Low-dose Metronomic Combined with Intermittent Bolus-dose Cyclophosphamide Is an Effective Long-term Chemotherapy Treatment Strategy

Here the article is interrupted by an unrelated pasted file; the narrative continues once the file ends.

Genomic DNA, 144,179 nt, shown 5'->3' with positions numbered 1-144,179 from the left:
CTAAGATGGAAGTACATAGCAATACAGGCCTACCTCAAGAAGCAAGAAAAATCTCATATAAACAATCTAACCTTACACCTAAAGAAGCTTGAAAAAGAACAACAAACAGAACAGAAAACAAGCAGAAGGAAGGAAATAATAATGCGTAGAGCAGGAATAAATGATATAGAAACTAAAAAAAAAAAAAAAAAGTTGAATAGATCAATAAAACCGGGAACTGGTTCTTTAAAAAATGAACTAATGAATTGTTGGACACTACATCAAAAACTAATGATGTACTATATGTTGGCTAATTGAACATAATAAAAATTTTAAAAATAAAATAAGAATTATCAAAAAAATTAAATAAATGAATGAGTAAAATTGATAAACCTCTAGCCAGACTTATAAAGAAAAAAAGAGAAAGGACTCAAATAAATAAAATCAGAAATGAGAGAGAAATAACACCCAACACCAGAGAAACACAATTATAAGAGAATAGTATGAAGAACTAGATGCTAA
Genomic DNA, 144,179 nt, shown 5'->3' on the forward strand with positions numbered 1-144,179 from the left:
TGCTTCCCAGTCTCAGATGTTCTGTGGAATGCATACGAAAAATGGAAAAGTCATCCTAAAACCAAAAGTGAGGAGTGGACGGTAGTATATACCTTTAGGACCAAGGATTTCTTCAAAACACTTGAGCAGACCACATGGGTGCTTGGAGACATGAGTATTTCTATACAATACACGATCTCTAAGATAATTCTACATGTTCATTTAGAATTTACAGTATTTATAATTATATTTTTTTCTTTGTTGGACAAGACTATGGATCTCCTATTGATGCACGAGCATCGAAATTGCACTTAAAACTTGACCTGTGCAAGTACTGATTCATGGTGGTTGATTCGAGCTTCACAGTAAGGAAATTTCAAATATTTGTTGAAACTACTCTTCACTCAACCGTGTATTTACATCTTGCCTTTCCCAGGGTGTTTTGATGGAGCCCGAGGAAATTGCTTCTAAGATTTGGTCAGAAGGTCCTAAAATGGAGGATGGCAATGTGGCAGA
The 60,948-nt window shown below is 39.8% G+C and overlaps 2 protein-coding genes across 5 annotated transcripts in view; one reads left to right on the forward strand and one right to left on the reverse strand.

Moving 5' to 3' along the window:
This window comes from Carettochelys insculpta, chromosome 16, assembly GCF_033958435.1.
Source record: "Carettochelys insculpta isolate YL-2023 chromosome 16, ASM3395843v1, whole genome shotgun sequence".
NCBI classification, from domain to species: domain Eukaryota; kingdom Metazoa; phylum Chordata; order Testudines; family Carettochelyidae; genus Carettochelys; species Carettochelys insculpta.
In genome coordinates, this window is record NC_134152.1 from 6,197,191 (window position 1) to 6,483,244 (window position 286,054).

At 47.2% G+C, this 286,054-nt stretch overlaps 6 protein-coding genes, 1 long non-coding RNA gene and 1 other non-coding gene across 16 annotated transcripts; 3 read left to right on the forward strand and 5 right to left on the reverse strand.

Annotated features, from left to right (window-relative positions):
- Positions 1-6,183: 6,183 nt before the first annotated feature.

Metronomic chemotherapy refers to the close, regular administration of comparatively low doses of cytotoxic drugs, with minimal or no drug-free breaks, over prolonged periods. It is thought to have an antiangiogenic basis. However, whereas surprisingly durable and potent tumor responses have been observed in a number of preclinical tumor models, relapses usually eventually occur using this type of treatment strategy. We therefore decided to test modified metronomic chemotherapy regimens that might significantly delay such relapses, but still maintain modest and acceptable toxicity profiles. Here, we show that repeated administration of bolus doses (BDs) of cyclophosphamide every 3 or 6 weeks, combined with a daily oral low-dose metronomic (LDM) regimen (20 mg/kg/d cyclophosphamide), improves efficacy and significantly delays progression of transplanted PC-3 human prostate cancer xenografts, syngeneic transplanted EMT-6 breast tumors, and “spontaneous” murine erythroleukemia. Efficacy was superior whereas toxicity was mild and comparable to the LDM regimen, the latter assessed by body weight, neutrophil, lymphocyte, and total white blood counts. Antiangiogenic activity, measured by reduction in circulating endothelial precursor cells, revealed that the greatest degree of suppression occurred using the combination treatment. Overall, our results indicate that the administration of intermittent BD combined with chronic oral LDM cyclophosphamide is a potent treatment regimen for controlling tumor growth, which has a low toxicity profile, over prolonged periods of time.